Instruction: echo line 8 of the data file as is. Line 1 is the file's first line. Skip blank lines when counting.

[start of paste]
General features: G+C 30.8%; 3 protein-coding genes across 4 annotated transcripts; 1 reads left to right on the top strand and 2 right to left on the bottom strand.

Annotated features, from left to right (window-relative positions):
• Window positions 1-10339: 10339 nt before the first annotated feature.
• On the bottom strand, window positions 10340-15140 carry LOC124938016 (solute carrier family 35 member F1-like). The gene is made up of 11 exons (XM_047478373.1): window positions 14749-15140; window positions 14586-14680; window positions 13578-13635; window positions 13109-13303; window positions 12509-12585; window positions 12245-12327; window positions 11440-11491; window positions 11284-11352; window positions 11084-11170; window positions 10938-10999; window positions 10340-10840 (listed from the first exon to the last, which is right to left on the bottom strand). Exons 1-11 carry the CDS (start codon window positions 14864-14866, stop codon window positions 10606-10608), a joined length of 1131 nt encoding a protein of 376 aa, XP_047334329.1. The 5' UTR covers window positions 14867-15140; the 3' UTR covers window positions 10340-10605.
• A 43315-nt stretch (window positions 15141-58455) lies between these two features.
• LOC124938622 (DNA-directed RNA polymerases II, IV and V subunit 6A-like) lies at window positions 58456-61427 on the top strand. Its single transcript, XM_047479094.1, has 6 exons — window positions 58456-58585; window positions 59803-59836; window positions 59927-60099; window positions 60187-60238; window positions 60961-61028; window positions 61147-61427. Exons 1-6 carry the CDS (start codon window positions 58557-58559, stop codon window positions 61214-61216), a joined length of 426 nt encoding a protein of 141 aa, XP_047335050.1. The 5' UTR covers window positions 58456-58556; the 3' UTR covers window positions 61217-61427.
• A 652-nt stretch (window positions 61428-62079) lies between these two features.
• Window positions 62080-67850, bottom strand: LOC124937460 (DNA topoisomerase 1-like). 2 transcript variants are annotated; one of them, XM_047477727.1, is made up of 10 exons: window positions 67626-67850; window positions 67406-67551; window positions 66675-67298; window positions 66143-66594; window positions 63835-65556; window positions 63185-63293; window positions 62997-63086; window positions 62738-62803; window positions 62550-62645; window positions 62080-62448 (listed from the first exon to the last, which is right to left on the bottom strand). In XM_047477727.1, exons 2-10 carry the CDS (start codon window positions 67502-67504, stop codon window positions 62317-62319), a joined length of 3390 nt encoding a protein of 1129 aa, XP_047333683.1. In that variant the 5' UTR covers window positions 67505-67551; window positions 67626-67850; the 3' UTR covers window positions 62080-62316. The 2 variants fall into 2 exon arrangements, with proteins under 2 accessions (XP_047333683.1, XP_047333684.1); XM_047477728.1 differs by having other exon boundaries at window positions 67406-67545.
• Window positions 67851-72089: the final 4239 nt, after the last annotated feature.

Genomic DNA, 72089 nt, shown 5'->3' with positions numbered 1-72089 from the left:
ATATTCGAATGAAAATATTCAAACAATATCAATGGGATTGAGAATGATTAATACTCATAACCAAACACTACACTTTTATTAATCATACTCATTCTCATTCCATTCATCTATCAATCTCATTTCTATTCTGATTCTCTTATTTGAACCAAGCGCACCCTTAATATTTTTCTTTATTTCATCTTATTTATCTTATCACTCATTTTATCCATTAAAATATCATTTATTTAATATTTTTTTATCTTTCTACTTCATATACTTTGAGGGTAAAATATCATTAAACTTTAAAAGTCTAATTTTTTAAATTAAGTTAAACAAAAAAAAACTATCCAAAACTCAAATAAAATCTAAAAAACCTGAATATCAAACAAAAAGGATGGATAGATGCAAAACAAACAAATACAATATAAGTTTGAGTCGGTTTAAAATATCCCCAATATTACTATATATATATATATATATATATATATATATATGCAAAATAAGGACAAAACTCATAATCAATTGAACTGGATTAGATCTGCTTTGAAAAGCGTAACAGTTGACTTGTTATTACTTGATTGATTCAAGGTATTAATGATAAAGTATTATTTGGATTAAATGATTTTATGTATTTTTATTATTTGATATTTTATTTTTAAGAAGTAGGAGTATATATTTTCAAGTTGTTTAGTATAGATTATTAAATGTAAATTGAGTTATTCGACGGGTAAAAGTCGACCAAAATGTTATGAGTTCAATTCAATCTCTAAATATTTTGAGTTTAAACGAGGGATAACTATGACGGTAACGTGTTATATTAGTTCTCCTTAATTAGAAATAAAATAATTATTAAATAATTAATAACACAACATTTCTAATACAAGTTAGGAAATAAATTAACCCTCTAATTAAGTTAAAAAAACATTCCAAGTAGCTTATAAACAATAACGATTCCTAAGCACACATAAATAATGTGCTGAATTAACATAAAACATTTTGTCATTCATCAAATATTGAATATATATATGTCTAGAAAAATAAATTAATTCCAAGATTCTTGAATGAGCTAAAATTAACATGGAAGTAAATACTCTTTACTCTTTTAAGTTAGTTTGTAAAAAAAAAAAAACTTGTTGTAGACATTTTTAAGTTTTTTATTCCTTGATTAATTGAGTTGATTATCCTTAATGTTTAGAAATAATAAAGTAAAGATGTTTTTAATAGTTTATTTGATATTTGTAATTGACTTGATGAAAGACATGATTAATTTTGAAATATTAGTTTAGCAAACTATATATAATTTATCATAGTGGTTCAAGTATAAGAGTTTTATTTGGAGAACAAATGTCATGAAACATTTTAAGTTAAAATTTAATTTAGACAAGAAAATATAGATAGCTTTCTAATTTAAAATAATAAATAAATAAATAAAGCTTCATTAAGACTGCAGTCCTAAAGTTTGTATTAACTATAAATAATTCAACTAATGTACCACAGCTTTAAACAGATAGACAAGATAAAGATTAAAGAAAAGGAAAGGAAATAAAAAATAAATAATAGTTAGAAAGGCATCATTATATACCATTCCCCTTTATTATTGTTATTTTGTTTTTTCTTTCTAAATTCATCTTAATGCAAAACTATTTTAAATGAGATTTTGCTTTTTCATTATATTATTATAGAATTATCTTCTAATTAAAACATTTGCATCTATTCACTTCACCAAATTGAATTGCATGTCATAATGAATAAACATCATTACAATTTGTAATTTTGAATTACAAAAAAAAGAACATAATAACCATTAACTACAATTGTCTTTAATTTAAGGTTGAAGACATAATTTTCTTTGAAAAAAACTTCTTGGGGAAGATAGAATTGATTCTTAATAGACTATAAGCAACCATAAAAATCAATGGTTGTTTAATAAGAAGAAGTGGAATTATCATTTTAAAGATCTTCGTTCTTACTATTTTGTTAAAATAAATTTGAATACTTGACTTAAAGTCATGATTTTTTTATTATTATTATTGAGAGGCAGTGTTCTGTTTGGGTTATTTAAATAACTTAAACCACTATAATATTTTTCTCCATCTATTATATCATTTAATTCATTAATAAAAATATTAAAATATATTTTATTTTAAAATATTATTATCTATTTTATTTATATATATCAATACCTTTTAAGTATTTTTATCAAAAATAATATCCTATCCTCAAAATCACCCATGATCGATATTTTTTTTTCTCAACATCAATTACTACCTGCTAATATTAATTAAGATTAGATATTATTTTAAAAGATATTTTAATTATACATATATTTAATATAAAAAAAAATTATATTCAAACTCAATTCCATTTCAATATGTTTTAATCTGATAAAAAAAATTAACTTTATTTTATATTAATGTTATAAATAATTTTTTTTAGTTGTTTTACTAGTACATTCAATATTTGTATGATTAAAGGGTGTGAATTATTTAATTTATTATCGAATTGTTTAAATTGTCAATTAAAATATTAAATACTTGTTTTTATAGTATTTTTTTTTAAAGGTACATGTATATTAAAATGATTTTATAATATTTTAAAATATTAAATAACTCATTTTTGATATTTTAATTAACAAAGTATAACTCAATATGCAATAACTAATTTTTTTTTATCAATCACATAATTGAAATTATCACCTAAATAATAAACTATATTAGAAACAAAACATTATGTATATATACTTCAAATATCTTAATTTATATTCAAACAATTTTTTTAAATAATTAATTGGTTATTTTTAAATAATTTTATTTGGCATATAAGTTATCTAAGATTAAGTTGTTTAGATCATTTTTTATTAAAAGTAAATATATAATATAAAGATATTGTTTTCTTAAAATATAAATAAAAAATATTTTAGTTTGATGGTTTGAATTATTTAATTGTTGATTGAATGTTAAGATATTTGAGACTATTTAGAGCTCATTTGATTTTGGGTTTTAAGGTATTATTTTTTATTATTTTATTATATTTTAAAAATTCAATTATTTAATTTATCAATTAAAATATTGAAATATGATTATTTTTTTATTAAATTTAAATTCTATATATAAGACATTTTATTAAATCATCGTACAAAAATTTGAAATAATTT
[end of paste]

• Window positions 62080-67850, bottom strand: LOC124937460 (DNA topoisomerase 1-like). 2 transcript variants are annotated; one of them, XM_047477727.1, is made up of 10 exons: window positions 67626-67850; window positions 67406-67551; window positions 66675-67298; window positions 66143-66594; window positions 63835-65556; window positions 63185-63293; window positions 62997-63086; window positions 62738-62803; window positions 62550-62645; window positions 62080-62448 (listed from the first exon to the last, which is right to left on the bottom strand). In XM_047477727.1, exons 2-10 carry the CDS (start codon window positions 67502-67504, stop codon window positions 62317-62319), a joined length of 3390 nt encoding a protein of 1129 aa, XP_047333683.1. In that variant the 5' UTR covers window positions 67505-67551; window positions 67626-67850; the 3' UTR covers window positions 62080-62316. The 2 variants fall into 2 exon arrangements, with proteins under 2 accessions (XP_047333683.1, XP_047333684.1); XM_047477728.1 differs by having other exon boundaries at window positions 67406-67545.